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Composition – Same Tune with Different Modes

Different Modes

I decided to explore parallel key modulation further and write a tune with different modes. I write the melody and harmonize using the major key first, and then modulate it to the parallel minor key without changing the direction of the tune. Since I am currently exploring C major, I decided to do C major and C minor.

My Perspective

When I write a tune, I definitely decide on a mode before writing. Major keys and minor keys evoke very different emotions for me; I would choose one over the other based on what emotion I would like to express. For this tune, I wanted express some nostalgia that I have felt around New Years Day. I find that C major is right for this feeling, because of it’s simplicity. Here’s a picture of the first draft of my tune!

I then played it in the parallel (harmonic) mode. The difference is huge! What I intended to be a light wishful tune became a dramatic tune that suggests a hint of pain. Take a listen for yourself! Which one do you like better?


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Mozart Sonata in C – Parallel Key Modulation

While I was working on the Mozart C major Sonata, two bars caught my attention. In my experience, often, a bar on it’s own does not generate a meaningful feeling. However, two bars, when placed next to each other, can have a profound aesthetic that the chords alone did not achieve.

You can hear the moment I’m talking about at 1:54. These chords are based off the same root, but have different modes. The first harmony is a G major chord, and the second harmony is a G minor chord. The first harmony is the end of a cadence, signalling an end of a section. The second harmony begins the next section, forging forward with a different mood.

Parallel Key Modulations

The G major section ends on a cheery note, flaunting it’s scale in flying runs. The G minor section retains this acrobatic attack, making me wonder more about how a change of mode can be used.  After doing some research online, I found that music theorists call this parallel key modulations. The following video gives instructions on the variety of ways you can modulate using parallel key modulations.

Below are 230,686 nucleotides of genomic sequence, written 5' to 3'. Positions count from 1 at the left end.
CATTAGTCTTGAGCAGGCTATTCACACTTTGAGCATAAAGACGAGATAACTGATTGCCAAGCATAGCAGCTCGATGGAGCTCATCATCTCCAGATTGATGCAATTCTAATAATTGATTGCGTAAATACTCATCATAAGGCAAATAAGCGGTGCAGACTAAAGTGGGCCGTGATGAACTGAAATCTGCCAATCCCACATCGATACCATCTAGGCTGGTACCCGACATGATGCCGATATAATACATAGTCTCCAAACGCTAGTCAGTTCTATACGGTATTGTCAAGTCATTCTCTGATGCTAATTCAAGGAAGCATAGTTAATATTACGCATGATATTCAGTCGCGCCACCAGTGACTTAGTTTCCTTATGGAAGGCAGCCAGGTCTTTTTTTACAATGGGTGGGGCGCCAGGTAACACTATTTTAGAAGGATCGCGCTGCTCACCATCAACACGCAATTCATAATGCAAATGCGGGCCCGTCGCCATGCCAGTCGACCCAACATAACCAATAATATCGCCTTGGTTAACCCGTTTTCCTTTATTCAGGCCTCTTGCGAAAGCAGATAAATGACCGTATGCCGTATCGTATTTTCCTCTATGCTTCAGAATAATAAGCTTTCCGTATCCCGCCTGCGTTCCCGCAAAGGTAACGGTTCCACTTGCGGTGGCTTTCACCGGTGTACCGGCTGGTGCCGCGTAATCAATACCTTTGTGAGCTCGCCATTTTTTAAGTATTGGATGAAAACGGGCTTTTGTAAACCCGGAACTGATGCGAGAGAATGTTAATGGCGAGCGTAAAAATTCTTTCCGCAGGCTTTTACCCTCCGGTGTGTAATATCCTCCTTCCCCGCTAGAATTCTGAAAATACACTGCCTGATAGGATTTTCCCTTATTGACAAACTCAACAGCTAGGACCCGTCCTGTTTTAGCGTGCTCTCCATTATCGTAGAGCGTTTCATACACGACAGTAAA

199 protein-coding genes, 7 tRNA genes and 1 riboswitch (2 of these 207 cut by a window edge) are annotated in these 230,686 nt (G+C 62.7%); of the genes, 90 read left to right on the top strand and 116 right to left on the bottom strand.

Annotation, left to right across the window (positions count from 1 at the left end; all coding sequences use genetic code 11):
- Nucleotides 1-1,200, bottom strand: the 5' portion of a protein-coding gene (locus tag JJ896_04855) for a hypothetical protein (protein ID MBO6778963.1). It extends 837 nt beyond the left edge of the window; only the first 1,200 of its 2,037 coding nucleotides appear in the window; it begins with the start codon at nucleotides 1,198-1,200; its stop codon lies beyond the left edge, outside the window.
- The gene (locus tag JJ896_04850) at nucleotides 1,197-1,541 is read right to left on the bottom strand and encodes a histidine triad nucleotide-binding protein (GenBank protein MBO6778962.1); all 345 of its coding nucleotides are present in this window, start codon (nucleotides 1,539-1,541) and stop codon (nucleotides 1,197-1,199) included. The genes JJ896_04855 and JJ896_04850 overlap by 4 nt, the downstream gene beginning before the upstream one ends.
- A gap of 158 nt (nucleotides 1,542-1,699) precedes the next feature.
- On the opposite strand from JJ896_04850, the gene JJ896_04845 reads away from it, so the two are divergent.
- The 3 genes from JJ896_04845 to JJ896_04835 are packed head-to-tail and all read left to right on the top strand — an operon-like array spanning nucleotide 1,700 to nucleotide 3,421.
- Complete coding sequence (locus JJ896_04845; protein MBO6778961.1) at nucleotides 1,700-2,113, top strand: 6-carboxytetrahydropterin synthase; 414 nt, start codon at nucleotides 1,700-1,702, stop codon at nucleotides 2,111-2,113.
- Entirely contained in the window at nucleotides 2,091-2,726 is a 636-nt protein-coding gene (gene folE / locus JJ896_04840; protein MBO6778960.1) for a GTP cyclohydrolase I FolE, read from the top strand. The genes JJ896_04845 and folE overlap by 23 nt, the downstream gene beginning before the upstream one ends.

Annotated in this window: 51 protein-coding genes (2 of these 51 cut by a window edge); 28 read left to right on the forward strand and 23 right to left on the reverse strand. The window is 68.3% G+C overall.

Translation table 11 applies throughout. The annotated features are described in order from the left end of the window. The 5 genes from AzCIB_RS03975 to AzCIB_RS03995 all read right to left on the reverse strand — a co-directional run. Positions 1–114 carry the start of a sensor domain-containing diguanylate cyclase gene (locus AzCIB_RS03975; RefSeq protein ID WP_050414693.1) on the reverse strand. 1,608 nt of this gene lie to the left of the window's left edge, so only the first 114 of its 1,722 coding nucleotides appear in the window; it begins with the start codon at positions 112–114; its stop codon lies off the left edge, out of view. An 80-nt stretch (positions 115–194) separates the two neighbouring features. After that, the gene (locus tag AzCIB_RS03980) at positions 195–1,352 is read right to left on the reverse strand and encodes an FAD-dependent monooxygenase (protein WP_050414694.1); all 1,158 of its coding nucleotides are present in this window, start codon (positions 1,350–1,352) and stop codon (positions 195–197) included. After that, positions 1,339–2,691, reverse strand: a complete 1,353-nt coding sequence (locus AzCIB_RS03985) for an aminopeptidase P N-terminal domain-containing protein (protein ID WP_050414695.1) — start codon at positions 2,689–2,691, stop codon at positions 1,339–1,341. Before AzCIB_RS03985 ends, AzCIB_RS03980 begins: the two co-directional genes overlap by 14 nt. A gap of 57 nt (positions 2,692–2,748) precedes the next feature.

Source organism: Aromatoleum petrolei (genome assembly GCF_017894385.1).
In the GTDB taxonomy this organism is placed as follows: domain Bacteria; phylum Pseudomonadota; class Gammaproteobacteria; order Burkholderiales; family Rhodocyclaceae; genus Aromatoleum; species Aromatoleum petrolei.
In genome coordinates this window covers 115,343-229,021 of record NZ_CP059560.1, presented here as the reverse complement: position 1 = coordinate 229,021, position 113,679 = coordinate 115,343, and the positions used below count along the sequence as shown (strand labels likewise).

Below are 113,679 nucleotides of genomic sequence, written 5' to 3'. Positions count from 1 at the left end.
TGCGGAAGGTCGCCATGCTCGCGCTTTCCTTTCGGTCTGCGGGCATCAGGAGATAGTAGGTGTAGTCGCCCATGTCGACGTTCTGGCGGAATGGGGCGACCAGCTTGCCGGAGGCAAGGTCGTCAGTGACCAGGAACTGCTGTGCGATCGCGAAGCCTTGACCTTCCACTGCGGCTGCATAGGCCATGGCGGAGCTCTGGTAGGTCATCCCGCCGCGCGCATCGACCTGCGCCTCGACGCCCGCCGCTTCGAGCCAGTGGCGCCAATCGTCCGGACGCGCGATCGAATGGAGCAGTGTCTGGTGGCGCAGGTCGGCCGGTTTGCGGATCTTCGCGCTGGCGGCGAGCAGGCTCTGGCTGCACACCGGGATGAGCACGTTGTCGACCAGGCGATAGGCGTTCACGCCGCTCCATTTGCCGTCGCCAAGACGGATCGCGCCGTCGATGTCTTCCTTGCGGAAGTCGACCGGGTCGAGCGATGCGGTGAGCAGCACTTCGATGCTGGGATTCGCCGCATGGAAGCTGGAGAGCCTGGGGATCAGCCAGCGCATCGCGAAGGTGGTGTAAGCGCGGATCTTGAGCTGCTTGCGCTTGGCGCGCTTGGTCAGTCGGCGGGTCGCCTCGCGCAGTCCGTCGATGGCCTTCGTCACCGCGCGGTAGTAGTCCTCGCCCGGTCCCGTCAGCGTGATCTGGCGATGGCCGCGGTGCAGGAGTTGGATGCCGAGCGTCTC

I love the effect that the parallel key modulation has! I am looking forward to exploring it further the next session I play and incorporating it into my own tunes.



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Parent Involvement

Parent involvement is an important aspect of piano lessons. In my experience, all piano students that reach any level of success has the common factor of an involved parent.

Why is it important?

Relatability is a large part of why parent involvement is important. Many parents request piano lessons for their children to provide them opportunities that they did not have in their own childhood. While this is great (and admirable!), this often means that the student is the only piano player in the house.

Let’s compare learning piano to learning a language. If a child only hears a new language (let’s say French) once a week, for half an hour, how will he/she pick up the ability to speak and read the language? We often expect our piano students to produce a 4-8 bar song within weeks of piano lessons. Would we expect children learning French to recite short stories within weeks with no home guidance?

Furthermore, having no one to relate to is highly discouraging. Not only is picking up a new language (music) difficult to begin with, having no one going through the same journey adds a level of isolation.


There are a couple ways we can implement parent involvement, even if the parent has little music experience! I encourage the parents to improvise together; to learn and grow from each other’s interpretation of music. For parents who have a stronger musical background, I encourage them to learn duets together. This is a great exercise for both musicality and discipline on both parts. Lastly, I encourage parents to practice with their children. Although I understand it is hard to find time to practice in a busy adult life, practicing with your child will give you a different perspective of what the student is going through.  You may even try learning the same songs as the student progresses!

Extra benefits

First of all, two for one piano lessons! By paying the price of one, parents can learn what the student is learning. Secondly, this is a great bonding exercise for child and parent, and encourages the value of discipline. Thirdly, it encourages the longevity of interest in lessons. As piano lessons are a long term investment (often years!), parents should feel the incentive to continue fanning the flame of interest for the student.

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